The Hobbit by J.R.R. Tolkien

January 20, 2009
By Anonymous

The Hobbit is in my opinion among J.R.R. Tolkien's best works. Although many people have not read this book, as it is not directly in the Lord of the Rings trilogy, it is just as good if not better. It is a much easier book to read than others in the series, and should appeal to a younger audience.

The book starts out peacefully, and then plunges into an exciting quest when several unexpected visitors appear at the Bilbo Baggins's house. Bilbo Baggins is a Hobbit, who lives happily in a peacefully in a region called the shire. He then embarks on a quest with several dwarves, and his friend named Gandalf to find a great treasure.

The book is very emotionally involved, when a great tragedy happens to a countryside village, you feel pity for the people who's lives have been destroyed. You feel a mix of horror, disgust, and empathy for a deranged hobbit-creature that lives inside the mountains. Throughout the story you feel a fear for the lives of the characters.

The whole story is exciting, and never very dull, unlike some of the other books in the series. There are many artistic works in it such as poetry, songs, and many descriptive scenes. The story pays great attention to detail, and you can see the scenes coming to life inside your imagination. The imagery is so great you don't just seem to see the scenes, you can hear, feel, and smell them.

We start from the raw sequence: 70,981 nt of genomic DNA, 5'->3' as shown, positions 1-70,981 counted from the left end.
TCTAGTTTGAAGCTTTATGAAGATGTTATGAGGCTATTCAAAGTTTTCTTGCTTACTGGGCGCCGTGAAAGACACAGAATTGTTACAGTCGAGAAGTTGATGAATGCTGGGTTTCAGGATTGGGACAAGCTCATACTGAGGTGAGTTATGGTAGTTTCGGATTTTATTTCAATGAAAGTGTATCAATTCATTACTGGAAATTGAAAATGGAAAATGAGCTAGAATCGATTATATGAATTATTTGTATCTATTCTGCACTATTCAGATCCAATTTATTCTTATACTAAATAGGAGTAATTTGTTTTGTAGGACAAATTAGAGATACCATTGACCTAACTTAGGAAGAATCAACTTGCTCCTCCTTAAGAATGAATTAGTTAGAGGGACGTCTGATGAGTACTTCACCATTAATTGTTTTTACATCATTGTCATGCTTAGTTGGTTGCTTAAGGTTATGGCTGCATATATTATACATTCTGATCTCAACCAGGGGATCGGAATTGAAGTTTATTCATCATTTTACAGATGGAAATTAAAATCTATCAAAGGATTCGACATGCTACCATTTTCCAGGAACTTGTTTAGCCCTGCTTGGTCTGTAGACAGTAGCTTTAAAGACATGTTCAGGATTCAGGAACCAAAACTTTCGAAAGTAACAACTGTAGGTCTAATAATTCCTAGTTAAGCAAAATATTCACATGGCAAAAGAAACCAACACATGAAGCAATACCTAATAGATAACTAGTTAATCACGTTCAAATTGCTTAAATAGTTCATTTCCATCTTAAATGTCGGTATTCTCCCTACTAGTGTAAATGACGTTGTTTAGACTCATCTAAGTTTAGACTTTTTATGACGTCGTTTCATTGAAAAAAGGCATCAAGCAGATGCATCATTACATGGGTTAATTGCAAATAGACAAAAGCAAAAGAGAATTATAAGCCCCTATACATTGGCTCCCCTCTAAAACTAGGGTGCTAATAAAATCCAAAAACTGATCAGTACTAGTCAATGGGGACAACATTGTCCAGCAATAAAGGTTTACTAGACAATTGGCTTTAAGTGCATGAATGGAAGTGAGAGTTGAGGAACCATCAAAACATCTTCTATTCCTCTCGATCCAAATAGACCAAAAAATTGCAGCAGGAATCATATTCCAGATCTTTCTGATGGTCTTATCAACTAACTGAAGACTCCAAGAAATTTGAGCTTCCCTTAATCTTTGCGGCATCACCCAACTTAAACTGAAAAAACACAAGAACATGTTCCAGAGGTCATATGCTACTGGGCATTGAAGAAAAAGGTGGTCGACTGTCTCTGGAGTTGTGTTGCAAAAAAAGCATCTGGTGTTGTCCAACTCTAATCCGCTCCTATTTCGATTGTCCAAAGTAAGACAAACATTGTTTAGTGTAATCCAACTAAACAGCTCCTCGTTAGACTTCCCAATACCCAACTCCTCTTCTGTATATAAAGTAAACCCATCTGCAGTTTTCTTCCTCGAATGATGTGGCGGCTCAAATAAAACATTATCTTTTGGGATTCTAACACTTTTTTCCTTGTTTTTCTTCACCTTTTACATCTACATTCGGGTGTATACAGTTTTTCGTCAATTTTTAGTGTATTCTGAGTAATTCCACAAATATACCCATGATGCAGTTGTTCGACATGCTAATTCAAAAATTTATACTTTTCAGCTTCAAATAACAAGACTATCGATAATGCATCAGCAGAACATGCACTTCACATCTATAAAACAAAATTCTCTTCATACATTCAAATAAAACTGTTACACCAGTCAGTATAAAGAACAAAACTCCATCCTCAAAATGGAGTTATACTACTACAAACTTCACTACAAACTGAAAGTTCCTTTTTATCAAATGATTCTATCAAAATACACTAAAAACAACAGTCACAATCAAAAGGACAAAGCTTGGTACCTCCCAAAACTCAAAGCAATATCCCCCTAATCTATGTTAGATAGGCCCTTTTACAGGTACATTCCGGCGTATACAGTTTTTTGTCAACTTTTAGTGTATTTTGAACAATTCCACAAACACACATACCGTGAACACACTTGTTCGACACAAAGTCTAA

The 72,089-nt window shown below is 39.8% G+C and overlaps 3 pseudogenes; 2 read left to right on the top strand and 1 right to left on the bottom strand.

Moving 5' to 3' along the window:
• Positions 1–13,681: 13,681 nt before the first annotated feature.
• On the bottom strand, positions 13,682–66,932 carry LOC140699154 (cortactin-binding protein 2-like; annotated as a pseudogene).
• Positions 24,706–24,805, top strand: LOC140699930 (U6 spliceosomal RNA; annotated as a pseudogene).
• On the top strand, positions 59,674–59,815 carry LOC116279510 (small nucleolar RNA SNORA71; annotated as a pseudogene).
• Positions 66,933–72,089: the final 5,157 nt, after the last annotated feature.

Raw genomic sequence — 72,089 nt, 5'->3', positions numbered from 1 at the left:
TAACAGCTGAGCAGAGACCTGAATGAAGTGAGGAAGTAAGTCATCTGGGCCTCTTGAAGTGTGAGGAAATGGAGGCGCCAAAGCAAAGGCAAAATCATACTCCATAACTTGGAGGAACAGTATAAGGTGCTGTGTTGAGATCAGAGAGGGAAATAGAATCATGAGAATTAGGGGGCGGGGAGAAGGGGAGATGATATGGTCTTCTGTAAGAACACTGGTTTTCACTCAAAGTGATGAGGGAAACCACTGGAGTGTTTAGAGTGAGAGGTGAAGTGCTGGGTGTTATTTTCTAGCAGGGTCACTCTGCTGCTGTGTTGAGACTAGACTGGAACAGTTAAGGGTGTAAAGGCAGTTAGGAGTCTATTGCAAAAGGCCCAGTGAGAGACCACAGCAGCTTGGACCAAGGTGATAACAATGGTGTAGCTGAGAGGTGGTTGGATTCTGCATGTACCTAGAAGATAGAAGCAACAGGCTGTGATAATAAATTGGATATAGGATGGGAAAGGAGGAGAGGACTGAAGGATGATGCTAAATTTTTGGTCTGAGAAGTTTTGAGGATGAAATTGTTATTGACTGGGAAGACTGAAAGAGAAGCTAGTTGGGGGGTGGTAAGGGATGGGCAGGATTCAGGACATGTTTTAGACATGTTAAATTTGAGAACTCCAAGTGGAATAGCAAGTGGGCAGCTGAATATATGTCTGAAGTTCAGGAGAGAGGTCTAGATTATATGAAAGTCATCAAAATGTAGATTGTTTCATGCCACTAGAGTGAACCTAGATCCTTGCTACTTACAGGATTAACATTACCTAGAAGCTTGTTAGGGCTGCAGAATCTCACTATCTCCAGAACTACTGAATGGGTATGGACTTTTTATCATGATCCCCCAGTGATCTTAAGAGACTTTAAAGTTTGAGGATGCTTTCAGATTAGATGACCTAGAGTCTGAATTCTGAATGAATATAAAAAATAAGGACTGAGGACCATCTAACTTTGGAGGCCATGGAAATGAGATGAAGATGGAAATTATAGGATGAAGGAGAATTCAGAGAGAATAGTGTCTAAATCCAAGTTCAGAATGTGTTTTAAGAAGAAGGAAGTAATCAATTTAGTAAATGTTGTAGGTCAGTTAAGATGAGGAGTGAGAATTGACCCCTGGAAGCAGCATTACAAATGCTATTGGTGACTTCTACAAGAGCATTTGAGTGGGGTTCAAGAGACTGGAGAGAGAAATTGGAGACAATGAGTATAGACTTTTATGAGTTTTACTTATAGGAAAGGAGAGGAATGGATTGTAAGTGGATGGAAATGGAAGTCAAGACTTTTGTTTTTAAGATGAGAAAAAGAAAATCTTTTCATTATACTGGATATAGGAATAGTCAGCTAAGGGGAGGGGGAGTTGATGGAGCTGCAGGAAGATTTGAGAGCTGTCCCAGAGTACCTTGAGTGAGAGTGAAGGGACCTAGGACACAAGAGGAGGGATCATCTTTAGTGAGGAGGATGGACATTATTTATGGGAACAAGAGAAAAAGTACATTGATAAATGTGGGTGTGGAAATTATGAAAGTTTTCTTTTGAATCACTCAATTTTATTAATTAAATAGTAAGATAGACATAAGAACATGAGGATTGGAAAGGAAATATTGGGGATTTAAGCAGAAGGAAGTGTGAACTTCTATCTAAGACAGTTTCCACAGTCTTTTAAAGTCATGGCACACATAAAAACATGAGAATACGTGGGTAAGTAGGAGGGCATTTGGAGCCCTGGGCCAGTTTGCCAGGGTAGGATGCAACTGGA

J.R.R. Tolkien must have put great effort into making this book, and it shows. It is an essential part of the Lord of the Rings series, and offers insight into the origination of the ring, while still being a complete story independent from the rest of the series. In conclusion, this is a great book, with excellent imagery, it is valuable to the plotline, and is very exciting.

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